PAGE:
Currently, there are between 250 million and 300 million guns estimated to be owned by Americans. Each year, approximately 100,000 people in America are shot with a gun, and over 10,000 are murdered using a firearm. According to the Children’s Defense Fund, in 2008 and 2009, 5,740 children — “one child or teen every three hours, eight every day, 55 every week for two years” — were killed by guns.

To read a fact sheet, please visit: http://moran.house.gov/sites/moran.house.gov/files/documents/FactSheet_NRAMembersGunSafetyAct.pdf

To read Moran’s OpEd in the Huffington Post, please visit: http://www.huffingtonpost.com/rep-jim-moran/gun-safety-even-nra-membe_b_2338553.html

To read the bill, please visit: http://moran.house.gov/sites/moran.house.gov/files/documents/NRAMembersGunSafetyAct.PDF

  • novasteve

    Yet none of his suggestions would have prevented the CT shooting. It’s hard to report a gun stolen when you are dead. He didn’t have a carry permit for the handguns, and if anything shooting training made him a better shot. He wasn’t on a terrorist watch list (and wouldn’t that just wind up discriminating against Muslims?). And background checks on gun show employees? Again, what do gun shops have to do with this shooting? He stole his mother’s guns after killing his mother.

    Another pointless, feel good measure which is all democrats ever do.

    • office dickwad

      Hey Everybody! There’s DONUTS on the other thread!

    • spaghetti

      All these points are actually quite logical. I actually support Moran, but if he really wanted to propose legislation that would have helped prevent a shooting like the one in CT, maybe he could have suggested banning high capacity magazines and/or assault rifles. It just seems like he might be trying to take advantage of the situation.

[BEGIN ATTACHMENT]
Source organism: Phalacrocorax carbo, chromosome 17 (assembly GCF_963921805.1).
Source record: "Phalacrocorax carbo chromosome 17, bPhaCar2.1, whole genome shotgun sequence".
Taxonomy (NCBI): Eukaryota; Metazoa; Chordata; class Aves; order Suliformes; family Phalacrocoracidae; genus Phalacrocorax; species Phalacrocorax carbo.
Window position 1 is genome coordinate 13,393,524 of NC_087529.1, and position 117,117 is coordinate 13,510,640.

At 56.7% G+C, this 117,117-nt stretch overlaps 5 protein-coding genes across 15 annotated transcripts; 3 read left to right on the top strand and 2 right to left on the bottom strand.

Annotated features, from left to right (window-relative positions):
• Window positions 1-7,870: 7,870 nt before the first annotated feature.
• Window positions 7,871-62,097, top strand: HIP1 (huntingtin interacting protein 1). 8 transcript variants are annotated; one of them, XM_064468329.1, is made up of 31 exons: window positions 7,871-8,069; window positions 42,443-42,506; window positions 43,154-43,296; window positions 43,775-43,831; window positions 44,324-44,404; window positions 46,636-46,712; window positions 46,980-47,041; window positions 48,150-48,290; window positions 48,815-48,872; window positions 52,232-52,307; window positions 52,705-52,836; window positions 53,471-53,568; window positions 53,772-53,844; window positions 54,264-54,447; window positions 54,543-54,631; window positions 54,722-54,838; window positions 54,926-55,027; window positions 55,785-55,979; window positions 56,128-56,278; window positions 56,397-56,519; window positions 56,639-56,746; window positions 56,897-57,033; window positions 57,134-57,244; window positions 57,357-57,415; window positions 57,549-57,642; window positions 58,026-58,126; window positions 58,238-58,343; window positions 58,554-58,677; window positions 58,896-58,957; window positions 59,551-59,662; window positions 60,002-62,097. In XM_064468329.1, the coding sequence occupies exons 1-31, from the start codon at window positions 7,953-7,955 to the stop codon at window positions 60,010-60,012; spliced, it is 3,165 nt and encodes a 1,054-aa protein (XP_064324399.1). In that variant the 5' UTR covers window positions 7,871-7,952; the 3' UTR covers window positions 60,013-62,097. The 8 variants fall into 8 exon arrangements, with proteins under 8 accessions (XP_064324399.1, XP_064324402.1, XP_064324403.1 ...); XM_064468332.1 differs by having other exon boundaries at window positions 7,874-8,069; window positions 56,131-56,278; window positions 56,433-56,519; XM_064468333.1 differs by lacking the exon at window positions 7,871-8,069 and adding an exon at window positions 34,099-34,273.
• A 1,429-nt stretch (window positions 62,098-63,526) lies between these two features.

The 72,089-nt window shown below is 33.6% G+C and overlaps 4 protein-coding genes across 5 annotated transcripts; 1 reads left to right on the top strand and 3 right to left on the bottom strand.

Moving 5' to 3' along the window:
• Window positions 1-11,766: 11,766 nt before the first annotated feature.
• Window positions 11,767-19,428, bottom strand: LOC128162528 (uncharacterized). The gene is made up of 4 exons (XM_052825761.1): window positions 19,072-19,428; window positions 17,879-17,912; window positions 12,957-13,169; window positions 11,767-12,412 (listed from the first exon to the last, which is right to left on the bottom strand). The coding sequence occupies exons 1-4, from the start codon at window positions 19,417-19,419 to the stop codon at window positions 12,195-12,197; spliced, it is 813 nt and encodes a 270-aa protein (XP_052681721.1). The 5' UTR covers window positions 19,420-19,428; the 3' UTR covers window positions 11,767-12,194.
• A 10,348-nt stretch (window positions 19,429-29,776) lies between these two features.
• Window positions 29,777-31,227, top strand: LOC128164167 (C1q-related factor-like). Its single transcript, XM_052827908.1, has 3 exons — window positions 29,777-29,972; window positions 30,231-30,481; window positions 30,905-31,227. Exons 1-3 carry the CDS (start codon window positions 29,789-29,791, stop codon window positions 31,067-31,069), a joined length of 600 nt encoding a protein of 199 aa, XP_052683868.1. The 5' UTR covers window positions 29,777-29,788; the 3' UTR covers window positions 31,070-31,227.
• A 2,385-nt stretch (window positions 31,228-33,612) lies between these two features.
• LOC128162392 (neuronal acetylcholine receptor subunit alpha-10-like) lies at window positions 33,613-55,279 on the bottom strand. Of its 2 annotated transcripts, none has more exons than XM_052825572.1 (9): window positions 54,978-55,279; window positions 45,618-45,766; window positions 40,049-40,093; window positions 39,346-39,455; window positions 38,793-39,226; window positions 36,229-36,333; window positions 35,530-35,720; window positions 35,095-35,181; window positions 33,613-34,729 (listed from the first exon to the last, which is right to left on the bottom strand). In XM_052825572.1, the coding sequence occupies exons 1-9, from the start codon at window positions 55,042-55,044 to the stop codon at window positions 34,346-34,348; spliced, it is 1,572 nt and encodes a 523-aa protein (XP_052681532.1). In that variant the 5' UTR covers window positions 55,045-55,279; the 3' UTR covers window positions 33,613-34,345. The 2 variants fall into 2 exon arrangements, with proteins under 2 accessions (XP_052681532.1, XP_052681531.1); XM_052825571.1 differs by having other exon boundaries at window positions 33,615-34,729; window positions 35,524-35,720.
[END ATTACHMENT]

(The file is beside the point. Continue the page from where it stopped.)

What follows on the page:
• Homer

        MMmmmmmmmmmmmmmmm Spaghetti!

    • dk (not DK)

      I can’t believe it, but I agree with steve. We need a ban on high capacity magazines and assault rifles. We need limits on ammunition purchases. And we need a major national buy-back effort.

      • novasteve

        Who I’m not saying there should be an assault weapon ban because how they are defined is absolutely without any logic and reason.


      This guy, everyday, this guy. I guess, we should listen to NOVASTEVE and not do a do thing.

  • Givingtree

    Of the deaths from gunshots, how many were related to legally attained and owned guns?

    • Captain_Obvious

      does it matter ?

      • novasteve

        Of course it matters. Because it shows whether gun control works or not.

        • Vik

          So would more guns in Chicago be the solution? The good people who aren’t causing problems who are unarmed, and probably don’t want to own or be near a gun, should arm themselves and then the crime would go down?

          • Mike Honcho

            Ever heard of Mexico? Gun control seems to be doing wonders down there. If you’re a member of the Cartel, you have a gun. If you’re not, you’re screwed. Let’s take the guns away from everyone, because a few people can’t handle them, instead of taking them away from the people who are causing all the pain and suffering. If you’ve seen a mental health professional in the last 5 years, you have no business possessing a weapon, and if you don’t secure you’re weapons, you should be put up on charges comensurate to the perpetrator.